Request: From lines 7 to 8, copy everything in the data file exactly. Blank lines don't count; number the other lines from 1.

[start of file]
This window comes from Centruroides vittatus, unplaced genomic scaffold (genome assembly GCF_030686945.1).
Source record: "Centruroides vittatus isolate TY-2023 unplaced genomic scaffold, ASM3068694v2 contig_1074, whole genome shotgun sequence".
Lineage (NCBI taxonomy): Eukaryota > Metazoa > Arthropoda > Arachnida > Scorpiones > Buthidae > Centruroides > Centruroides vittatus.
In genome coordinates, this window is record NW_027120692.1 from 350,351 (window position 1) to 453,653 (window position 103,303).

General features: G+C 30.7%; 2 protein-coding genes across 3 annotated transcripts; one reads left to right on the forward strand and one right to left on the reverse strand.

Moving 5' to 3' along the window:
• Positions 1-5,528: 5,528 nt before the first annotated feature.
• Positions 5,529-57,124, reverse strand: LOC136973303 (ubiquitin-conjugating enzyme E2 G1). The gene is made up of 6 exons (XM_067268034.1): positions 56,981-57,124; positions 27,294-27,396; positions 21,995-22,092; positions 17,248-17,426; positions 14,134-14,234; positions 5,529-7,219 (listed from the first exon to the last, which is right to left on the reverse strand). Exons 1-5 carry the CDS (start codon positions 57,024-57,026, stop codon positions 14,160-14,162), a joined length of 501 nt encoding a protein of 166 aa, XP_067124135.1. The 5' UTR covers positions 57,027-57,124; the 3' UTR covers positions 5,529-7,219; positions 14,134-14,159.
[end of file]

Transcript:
• Positions 1-5,528: 5,528 nt before the first annotated feature.
• Positions 5,529-57,124, reverse strand: LOC136973303 (ubiquitin-conjugating enzyme E2 G1). The gene is made up of 6 exons (XM_067268034.1): positions 56,981-57,124; positions 27,294-27,396; positions 21,995-22,092; positions 17,248-17,426; positions 14,134-14,234; positions 5,529-7,219 (listed from the first exon to the last, which is right to left on the reverse strand). Exons 1-5 carry the CDS (start codon positions 57,024-57,026, stop codon positions 14,160-14,162), a joined length of 501 nt encoding a protein of 166 aa, XP_067124135.1. The 5' UTR covers positions 57,027-57,124; the 3' UTR covers positions 5,529-7,219; positions 14,134-14,159.